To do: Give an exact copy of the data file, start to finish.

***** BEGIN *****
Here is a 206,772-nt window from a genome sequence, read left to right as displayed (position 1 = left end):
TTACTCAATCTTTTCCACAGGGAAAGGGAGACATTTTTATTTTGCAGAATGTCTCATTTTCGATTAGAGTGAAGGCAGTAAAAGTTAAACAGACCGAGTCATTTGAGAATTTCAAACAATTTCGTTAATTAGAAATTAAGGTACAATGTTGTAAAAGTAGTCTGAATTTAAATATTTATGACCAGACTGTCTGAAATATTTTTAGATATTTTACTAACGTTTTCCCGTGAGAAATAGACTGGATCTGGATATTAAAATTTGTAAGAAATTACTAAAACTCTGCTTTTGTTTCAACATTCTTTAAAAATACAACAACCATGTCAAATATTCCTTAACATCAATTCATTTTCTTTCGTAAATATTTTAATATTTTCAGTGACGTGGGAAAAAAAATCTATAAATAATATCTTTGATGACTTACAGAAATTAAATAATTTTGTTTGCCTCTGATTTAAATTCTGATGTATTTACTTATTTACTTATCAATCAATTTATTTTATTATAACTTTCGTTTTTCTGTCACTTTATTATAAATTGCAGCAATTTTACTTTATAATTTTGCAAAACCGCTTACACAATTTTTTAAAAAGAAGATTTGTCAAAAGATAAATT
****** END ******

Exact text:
Here is a 206,772-nt window from a genome sequence, read left to right as displayed (position 1 = left end):
TTACTCAATCTTTTCCACAGGGAAAGGGAGACATTTTTATTTTGCAGAATGTCTCATTTTCGATTAGAGTGAAGGCAGTAAAAGTTAAACAGACCGAGTCATTTGAGAATTTCAAACAATTTCGTTAATTAGAAATTAAGGTACAATGTTGTAAAAGTAGTCTGAATTTAAATATTTATGACCAGACTGTCTGAAATATTTTTAGATATTTTACTAACGTTTTCCCGTGAGAAATAGACTGGATCTGGATATTAAAATTTGTAAGAAATTACTAAAACTCTGCTTTTGTTTCAACATTCTTTAAAAATACAACAACCATGTCAAATATTCCTTAACATCAATTCATTTTCTTTCGTAAATATTTTAATATTTTCAGTGACGTGGGAAAAAAAATCTATAAATAATATCTTTGATGACTTACAGAAATTAAATAATTTTGTTTGCCTCTGATTTAAATTCTGATGTATTTACTTATTTACTTATCAATCAATTTATTTTATTATAACTTTCGTTTTTCTGTCACTTTATTATAAATTGCAGCAATTTTACTTTATAATTTTGCAAAACCGCTTACACAATTTTTTAAAAAGAAGATTTGTCAAAAGATAAATT